Boeing Dismisses Pentagon’s P-8 Poseidon Audit

P-8A arrival to Naval Air Station Patuxent River

PARIS — Executives at Boeing Co. dismissed a recent audit of the P-8 Poseidon program that found the Navy needs to conduct more “critical testing” before buying production models of the submarine-hunting plane.

“I wouldn’t read anything into that,” Chris Raymond, vice president of business development and strategy for Boeing’s Defense, Space and Security unit, said in a June 16 briefing with reporters at the company’s Paris offices before the start of the Paris Air Show. “Between us and the Navy, we still feel like we’re very on track with the flight test program. It’s going well.”

The Pentagon next month plans to hold a meeting to decide whether to begin full production of the Boeing Co.-made aircraft — before testing is completed to determine whether it meets life-expectancy requirements, according to the summary of an audit released this week on the website of the Defense Department’s Office of Inspector General.

“Additional critical testing should be completed before the full-rate production (FRP) decision,” according to the summary dated June 10. A decision by the Pentagon’s top weapons buyer, Frank Kendall, to purchase the first 13 production models of the aircraft at an estimated cost of $2.6 billion “based on incomplete test results could result in costly retrofits to meet lifespan and mission and system performance requirements,” it states.

The author of the report wasn’t listed. The Pentagon’s inspector general position has been vacant for months. The office is headed by Principal Deputy Inspector General Lynne Halbrooks.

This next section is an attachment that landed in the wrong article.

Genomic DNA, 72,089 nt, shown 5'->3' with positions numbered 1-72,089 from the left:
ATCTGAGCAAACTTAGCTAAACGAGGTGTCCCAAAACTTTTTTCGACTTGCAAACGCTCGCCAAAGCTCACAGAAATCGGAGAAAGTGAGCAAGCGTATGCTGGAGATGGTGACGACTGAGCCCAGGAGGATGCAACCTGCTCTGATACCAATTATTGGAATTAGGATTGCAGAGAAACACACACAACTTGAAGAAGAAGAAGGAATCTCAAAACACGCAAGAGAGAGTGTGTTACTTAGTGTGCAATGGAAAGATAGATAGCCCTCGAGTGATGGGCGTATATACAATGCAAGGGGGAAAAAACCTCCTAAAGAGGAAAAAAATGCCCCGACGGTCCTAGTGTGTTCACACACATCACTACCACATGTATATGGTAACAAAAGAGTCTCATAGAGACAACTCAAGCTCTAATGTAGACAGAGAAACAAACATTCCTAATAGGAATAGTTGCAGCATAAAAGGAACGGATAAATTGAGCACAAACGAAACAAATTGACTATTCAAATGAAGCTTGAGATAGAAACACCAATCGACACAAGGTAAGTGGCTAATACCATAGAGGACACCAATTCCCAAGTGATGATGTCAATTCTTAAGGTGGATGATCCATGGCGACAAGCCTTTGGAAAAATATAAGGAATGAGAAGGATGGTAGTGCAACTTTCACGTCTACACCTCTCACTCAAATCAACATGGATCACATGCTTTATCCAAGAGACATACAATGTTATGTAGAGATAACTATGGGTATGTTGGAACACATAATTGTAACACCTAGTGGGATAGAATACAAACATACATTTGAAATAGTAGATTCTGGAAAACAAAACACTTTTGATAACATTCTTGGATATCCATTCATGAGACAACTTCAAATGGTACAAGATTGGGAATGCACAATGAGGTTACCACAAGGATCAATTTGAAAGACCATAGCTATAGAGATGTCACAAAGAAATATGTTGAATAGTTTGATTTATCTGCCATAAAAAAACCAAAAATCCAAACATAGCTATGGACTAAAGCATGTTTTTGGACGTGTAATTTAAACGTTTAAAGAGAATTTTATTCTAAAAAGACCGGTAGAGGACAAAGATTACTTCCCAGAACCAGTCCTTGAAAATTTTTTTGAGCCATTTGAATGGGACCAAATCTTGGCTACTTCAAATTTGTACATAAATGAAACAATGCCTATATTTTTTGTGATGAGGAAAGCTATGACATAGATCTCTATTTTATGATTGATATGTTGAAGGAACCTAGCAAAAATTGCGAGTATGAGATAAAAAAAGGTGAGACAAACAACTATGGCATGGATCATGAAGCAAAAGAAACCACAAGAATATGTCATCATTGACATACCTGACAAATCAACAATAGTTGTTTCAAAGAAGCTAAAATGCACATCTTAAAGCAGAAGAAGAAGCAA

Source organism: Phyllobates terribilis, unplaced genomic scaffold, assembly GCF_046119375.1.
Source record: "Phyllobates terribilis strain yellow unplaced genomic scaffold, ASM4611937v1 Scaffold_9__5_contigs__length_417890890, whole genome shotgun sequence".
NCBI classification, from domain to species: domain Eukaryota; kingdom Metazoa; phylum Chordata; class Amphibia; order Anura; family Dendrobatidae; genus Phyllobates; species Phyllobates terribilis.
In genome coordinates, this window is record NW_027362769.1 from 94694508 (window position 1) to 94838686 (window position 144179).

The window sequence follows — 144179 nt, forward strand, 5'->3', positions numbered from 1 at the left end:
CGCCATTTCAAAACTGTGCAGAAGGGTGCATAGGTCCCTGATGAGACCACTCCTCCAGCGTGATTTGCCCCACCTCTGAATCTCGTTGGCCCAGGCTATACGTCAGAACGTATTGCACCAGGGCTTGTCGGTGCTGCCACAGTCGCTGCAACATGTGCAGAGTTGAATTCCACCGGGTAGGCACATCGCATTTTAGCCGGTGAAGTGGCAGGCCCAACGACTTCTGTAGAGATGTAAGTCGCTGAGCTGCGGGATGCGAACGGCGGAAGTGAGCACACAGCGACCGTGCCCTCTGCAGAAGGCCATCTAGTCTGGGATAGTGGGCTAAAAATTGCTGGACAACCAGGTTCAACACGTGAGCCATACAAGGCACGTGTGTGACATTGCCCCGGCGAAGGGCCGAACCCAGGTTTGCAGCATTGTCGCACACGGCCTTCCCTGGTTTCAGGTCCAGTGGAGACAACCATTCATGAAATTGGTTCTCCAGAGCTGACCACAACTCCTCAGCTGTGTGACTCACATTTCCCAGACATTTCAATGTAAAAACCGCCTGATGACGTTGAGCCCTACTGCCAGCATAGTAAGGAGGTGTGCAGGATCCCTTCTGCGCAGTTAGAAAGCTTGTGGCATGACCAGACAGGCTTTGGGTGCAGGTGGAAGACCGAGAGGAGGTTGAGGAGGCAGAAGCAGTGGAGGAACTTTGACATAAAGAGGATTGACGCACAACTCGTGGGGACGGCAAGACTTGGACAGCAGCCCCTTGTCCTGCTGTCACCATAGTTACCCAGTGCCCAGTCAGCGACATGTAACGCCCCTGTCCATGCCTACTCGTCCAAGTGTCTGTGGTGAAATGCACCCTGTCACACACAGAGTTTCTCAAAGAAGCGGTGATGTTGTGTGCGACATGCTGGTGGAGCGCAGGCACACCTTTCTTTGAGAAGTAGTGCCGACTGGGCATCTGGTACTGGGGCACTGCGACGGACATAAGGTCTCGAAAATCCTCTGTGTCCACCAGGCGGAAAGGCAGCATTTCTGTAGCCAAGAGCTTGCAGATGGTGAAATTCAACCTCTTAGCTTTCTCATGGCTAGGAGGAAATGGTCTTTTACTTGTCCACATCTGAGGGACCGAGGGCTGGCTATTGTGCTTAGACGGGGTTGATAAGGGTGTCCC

The overall cost to develop and build 122 of the aircraft is estimated at $34.9 billion, according to figures the Pentagon released in May.

The P-8 Poseidon made by Chicago-based Boeing is based on the company’s commercial 737–800 twin-engine narrow-body passenger jet. The naval version is designed to replace the P-3C Orion made by Bethesda, Md.-based Lockheed Martin Corp, in conducting long-range missions to hunt submarines, among other ships, and collect intelligence, according to the Navy.

Boeing is already delivering planes built under low-rate production and a training program is already in effect at Naval Air Station Jacksonville, according to Raymond.

“We’re getting P-3 pilots turned into P-8 pilots,” he said. “That program’s very solid right now with the U.S. Navy.”

The IG office recommended for Kendall to buy the aircraft under a contract for low-rate production and delay the full-rate production decision until Capt. Scott Dillon, the Navy’s program manager for maritime surveillance aircraft, demonstrates that the plane will be able to survive its 25-year lifespan without structural fatigue, overcome mission deficiencies, track surface ships and perform other primary missions.